A: We have to recognize that in today’s culture, it is not always easy to get a job that will provide for the family financially. Many men are working but they are not making enough to provide for the family, and the prospects of finding another job are not very good at this point. So I would say that a wife, particularly at this juncture, needs to be very understanding. If he is making an effort, maybe he’s working two part-time jobs, praise him for the effort and hard work that he’s doing rather than condemning him for not bringing home enough money to feed the family. Also, do what you can to help him temporarily.
January 31, 2013
When Dr. Ross Campbell and I wrote our book: How To Really Love Your Adult Child, we discovered many parents who were frustrated with their young adult children. They were anticipating an empty nest, but the young adult is not ready to fly. So, what’s a parent to do? They must give the child more freedom and more responsibility. Freedom and responsibility are opposite sides of the same coin. If they are going to live with parents, they need to assume responsibilities in the areas of finances, chores, and common courtesies. In our book we suggest guidelines. It’s the only way to have a peaceful household. Responsibility is a part of becoming an adult. Love holds children accountable.
January 29, 2013
What do you do when your young adult children want to keep living with you? The best thing you can do is call a family conference. Let’s find out why they want to continue living at home. Is it so they can save money while attending college? Is it because they are lazy and don’t want to work. Is it because they need a little extra time to emotionally prepare for the real world? Let’s make sure the reason for staying at home has purpose. Secondly, let’s get a plan for moving the child toward independence. No young adults will ultimately be happy with themselves if they don’t see a future. If they are physically or mentally incapable of living independently, that’s another matter. Love encourages independence.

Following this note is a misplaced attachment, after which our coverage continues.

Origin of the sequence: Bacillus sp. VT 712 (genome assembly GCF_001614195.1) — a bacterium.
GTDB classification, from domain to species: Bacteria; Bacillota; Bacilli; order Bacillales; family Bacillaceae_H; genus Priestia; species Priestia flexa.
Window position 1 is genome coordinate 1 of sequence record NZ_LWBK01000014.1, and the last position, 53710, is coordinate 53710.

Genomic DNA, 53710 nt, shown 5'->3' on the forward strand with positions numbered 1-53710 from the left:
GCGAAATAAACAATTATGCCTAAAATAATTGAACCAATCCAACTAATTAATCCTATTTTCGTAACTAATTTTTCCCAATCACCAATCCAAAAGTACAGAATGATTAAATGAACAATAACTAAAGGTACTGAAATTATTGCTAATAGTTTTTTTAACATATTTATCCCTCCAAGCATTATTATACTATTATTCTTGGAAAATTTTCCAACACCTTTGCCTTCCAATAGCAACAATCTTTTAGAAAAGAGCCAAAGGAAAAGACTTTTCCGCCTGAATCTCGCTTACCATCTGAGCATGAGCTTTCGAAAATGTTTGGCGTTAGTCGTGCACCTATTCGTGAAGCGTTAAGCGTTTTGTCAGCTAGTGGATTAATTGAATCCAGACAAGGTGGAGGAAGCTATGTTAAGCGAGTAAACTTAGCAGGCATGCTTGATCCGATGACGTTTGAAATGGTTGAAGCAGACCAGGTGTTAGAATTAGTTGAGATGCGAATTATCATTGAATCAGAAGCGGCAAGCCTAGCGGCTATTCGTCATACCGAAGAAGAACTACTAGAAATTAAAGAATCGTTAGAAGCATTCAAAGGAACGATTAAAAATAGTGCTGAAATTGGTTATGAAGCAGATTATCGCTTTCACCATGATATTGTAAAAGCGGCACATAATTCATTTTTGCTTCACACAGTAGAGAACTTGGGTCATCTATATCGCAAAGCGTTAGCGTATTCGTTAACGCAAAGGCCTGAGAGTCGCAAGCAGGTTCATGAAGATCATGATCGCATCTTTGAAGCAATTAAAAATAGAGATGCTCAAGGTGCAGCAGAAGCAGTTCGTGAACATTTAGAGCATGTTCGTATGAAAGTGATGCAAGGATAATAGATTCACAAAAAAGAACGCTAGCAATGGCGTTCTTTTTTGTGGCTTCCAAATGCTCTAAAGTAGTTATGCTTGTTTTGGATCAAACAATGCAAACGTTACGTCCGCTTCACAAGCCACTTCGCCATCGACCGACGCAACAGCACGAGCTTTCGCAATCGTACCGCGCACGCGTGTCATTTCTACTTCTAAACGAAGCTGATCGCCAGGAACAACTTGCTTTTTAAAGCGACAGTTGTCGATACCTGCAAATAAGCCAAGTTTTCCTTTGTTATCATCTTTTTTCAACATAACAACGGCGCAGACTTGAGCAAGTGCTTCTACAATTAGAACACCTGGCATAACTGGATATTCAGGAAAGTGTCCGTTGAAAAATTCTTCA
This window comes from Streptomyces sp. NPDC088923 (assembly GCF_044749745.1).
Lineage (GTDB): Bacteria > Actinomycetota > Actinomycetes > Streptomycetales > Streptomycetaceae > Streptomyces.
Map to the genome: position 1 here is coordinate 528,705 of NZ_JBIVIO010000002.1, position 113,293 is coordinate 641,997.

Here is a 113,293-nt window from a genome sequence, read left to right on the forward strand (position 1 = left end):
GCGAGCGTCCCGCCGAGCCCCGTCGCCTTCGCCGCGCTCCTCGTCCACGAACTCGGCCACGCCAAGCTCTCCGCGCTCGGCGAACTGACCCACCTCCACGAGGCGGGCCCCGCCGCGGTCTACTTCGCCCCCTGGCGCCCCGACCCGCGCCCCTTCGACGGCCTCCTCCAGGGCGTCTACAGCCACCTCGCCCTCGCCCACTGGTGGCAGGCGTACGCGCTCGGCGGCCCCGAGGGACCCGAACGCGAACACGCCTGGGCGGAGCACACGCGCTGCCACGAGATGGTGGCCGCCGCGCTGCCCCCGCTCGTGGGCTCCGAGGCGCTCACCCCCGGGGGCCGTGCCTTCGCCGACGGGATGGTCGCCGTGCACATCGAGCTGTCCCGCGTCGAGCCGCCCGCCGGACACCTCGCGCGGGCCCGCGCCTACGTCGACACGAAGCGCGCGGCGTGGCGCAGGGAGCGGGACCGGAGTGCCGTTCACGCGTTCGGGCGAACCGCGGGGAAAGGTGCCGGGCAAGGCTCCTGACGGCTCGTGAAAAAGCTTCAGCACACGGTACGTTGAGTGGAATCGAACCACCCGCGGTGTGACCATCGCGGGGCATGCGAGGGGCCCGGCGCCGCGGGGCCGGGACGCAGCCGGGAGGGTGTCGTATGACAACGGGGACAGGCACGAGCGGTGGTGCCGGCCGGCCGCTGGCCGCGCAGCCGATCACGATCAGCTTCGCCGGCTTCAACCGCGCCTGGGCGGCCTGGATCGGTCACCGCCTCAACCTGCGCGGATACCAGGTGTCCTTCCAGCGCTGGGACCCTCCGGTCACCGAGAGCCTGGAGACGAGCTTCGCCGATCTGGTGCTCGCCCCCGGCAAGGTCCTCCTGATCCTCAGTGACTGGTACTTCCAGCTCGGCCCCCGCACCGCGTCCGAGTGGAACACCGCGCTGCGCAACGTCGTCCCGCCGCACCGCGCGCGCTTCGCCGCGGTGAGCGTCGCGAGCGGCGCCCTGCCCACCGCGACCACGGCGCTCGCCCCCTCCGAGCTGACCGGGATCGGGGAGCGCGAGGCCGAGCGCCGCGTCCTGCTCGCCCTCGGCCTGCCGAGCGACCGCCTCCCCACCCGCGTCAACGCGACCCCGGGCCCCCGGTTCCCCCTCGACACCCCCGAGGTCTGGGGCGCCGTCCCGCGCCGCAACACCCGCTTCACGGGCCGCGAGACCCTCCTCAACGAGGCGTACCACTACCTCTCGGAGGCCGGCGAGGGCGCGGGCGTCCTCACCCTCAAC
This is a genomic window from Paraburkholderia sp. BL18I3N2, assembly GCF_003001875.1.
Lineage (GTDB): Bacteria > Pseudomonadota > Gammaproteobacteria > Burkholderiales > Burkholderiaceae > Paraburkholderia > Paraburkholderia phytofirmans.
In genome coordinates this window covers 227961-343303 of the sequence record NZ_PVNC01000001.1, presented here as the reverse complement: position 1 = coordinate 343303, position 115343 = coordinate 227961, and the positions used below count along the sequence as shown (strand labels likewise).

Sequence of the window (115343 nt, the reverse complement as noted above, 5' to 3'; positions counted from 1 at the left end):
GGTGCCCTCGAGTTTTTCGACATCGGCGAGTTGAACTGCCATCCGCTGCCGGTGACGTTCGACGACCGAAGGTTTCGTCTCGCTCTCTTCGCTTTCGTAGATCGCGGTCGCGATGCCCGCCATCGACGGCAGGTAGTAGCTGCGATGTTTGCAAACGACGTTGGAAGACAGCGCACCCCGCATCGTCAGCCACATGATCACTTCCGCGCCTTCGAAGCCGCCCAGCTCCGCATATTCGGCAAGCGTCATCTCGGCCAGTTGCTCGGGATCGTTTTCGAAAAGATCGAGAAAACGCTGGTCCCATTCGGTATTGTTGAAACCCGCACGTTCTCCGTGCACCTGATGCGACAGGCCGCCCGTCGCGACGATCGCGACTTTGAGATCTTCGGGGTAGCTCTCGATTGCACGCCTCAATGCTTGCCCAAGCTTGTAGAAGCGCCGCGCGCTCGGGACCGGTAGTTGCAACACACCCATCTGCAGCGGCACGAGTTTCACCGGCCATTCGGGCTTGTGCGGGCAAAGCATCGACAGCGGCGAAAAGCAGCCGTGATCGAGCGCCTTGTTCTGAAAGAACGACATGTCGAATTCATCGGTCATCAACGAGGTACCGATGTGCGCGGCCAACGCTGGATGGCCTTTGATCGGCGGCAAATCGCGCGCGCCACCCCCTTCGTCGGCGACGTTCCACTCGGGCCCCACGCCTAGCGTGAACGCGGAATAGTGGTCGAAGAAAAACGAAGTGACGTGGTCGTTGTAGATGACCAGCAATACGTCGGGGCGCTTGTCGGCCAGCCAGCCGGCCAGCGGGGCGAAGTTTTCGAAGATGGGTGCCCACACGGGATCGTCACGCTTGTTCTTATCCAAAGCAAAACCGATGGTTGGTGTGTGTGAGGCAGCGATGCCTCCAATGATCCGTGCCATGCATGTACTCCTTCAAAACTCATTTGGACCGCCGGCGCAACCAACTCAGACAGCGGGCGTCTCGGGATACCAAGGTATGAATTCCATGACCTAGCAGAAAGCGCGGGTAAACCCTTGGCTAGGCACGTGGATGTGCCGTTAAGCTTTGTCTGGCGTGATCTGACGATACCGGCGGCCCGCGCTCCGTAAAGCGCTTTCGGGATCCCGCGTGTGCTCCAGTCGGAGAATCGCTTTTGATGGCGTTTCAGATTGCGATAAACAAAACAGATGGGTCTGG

January 24, 2013
I thought that when children turn 18 they were supposed to get a job, go to college, or join the military. It seems like it’s taking longer to get the kids out of the nest these days. Many young adults are choosing to remain at home while going to college. Or, they want to take a year to travel, or just relax. What’s a parent to do? The mother eagle picks her young up and drops them in open air. They either fly or she rescues them a time or two. But eventually they fly. How do you do that for your young adult children? It all starts when they are in their early teens. You plant the idea that at 18, when they finish high school, they need to have plans. Without plans, they flounder. It’s the loving thing to do.